It is imperative that you take steps to protect your home against burglary and prevent yourself from suffering the impact of being burgled. There are a few simple steps you can take that can significantly reduce the risk of this happening to you. The following information contains essential reading to guide you in taking the right action.
1 in 3 break-ins that take place in the spring and summer months and entry is often gained through insecure windows and doors, especially at the rear of the property.
As the darker evenings draw in, burglars are on the prowl. If you leave your home in complete darkness, your curtains not drawn, and no car is on the drive, it’s an obvious sign to an opportunist burglar that no-one is in. At this time of the year it pays to secure your home. There are a number of simple ways to do this, all of which will help reduce the chance of your home becoming the next target.
Distraction Burglary and Bogus callers
Distraction burglary is where criminals call at your house posing as officials or asking for your help with something. They make up a story to get into your home and will generally target older people. Remember ‘Not Sure? Don’t open the door!’
Garages and sheds are often full of expensive tools to steal or use to break into the house. Do not leave a garage or garden shed unlocked, especially if it has a connecting door to the house. Fit strong padlocks and hardware to shed and garage doors. Make sure that the doors are solid enough not to be kicked in.
Often the first line of defence for your property is the garden fence, wall or hedge. Prevent easy access to the back and sides of your home by locking gates and erecting 2 metre minimum height fencing or walls. Trellis topping also makes climbing difficult. Burglars often want to gain access at the rear of the property where they are less likely to be seen.
Some domestic garage doors, particularly the up and over type, have proven to be relatively easy to force open by criminals using bodily pressure (simply pushing the door open), use of a small bar or similar implement to prise open the locking point or the side of the door or by breaking the actual door handle itself thereby releasing the lock.
To reduce your chance of becoming a victim of such a crime it is advisable to fit additional security to these doors to make unlawful entry more difficult and to help deter any would-be criminal.
There are a number of options available to secure the doors depending on whether the garage has an internal door giving access into the house. These include fitting bolts or hasp and staple with padlocks to the top or bottom corners of the door either externally or internally, a ‘T’ bar type lock secured to the ground externally, a padlock restrictor again fitted externally, garage mortice locks which can be key operated from both sides of the door or padlocks on internal runners.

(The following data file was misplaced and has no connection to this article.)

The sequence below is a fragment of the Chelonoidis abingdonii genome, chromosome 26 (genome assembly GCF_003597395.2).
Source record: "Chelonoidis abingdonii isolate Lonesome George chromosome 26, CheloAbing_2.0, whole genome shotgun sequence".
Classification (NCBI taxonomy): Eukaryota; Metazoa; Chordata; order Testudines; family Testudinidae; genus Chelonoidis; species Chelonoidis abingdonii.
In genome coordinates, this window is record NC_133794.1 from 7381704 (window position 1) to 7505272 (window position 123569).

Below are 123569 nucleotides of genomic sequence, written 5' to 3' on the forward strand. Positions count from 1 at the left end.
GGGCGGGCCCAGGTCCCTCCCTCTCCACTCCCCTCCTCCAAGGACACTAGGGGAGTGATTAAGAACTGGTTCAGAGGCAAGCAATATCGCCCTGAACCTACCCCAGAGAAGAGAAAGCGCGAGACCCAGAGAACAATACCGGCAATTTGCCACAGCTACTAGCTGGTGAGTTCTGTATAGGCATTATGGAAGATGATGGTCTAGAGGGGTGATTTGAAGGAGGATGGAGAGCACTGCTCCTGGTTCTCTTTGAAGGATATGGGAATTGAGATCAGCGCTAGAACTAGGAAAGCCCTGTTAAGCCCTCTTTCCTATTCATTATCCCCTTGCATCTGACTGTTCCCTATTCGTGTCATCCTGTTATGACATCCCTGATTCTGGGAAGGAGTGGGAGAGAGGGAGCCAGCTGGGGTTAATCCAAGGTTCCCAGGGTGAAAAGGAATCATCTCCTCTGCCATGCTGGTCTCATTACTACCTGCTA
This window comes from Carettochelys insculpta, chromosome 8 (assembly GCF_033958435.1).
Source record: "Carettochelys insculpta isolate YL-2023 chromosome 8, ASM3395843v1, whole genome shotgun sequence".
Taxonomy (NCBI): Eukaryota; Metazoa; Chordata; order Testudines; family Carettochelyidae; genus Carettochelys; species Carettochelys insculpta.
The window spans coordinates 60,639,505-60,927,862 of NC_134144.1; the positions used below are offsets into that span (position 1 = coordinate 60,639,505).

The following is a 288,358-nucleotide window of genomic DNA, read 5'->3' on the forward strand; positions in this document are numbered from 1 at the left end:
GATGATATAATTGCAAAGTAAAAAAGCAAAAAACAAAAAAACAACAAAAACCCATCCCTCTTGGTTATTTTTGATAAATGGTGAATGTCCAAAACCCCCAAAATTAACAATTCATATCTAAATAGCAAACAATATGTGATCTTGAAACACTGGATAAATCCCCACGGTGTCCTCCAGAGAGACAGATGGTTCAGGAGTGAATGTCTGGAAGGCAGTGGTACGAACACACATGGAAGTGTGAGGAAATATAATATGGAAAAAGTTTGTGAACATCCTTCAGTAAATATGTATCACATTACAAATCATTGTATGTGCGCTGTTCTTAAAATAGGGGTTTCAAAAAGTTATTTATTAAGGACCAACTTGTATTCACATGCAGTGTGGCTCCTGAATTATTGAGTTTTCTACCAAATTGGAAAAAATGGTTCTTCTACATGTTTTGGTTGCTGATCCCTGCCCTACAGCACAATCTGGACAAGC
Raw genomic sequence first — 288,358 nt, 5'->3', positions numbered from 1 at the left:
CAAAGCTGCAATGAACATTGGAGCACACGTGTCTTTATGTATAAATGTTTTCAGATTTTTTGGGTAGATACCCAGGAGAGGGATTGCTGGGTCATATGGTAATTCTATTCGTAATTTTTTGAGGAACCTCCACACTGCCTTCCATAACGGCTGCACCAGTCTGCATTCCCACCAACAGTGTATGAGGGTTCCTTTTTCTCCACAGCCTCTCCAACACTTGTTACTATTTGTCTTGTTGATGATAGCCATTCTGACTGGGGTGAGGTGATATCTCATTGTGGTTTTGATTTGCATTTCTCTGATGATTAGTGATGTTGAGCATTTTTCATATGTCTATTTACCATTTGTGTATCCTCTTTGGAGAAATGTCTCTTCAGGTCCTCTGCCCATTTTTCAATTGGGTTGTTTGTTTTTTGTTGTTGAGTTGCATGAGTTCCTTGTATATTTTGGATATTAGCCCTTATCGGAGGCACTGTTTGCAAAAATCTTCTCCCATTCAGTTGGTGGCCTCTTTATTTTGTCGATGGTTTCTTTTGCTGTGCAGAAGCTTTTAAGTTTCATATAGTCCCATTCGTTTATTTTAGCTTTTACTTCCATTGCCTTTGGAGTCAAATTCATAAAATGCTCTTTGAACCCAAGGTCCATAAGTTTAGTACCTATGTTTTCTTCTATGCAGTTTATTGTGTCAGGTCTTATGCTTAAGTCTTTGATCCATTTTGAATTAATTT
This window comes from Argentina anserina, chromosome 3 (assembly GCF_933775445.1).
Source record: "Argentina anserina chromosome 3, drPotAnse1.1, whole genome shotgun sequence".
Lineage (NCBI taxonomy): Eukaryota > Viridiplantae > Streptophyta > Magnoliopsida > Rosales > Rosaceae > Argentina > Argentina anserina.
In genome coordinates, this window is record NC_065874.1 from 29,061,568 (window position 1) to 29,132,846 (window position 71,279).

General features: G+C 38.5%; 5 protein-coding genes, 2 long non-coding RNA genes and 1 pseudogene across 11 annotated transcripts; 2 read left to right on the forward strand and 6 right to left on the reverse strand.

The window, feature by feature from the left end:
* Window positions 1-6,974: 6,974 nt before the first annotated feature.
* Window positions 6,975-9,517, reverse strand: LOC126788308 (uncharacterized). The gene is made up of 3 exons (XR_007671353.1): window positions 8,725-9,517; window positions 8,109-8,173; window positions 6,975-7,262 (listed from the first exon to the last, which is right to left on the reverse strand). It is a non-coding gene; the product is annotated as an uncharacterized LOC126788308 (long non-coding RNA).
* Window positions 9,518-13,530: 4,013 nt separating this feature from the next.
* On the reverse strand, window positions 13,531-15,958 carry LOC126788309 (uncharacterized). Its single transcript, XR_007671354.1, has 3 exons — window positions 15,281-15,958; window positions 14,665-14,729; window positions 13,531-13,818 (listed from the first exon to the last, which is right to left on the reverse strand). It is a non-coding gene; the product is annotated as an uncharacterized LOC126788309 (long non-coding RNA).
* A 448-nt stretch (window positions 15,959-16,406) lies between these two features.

Standalone alarms can also be purchased for use in garages. Most are battery powered and nearly all employ a passive infra-red movement or heat detector. If triggered they operate a sounder making it very unpleasant for the offender to be in the area and to alert you or your neighbours. If your garage gives access to your house it is also advisable to consider fitting additional security for the internal door. This could include for example the fitting of mortice bolts to the top and bottom of the door.
Tips on how to improve security:
- Keep your shed in good condition
- Fit a closed shackle padlock to the door
- Fittings should be bolted through the door and any screws concealed
- It is easy to unscrew the ironmongery, steal contents and in some cases replace the screws to make it look as if the shed has not been tampered with
- By using tamper proof screws or coach bolts, together with a good quality pad bar or hasp and staple and close shackled padlock, the shed owner will make it harder for the would-be thief.
- Bond any window glass in with mastic to prevent easy removal. Fit grilles or mesh to windows to slow down the thief.
- Ensure all equipment and tools are locked away when not in use
- Install a shed alarm
- Post-code or mark all property such as lawnmowers, bikes, and tools using ultraviolet pens, forensic marking such as Selecta DNA, Smartwater or engravers.
- Install security lighting as a deterrent, and plants such as thorny shrubs to act as a barrier at potential access points
- If building a shed, put it where it is most visible to you and neighbours
- Ensure ladders are locked to a secure fixture in the shed or garage so they can’t be used to reach top floor windows
- Chain large items such as bicycles together, making it much more difficult for a thief to carry away
- Fit a wire cage inside the shed where more expensive items can be locked away.
Thames Valley Police offer further information on non-residential burglary.
Last Updated: 12 November 2018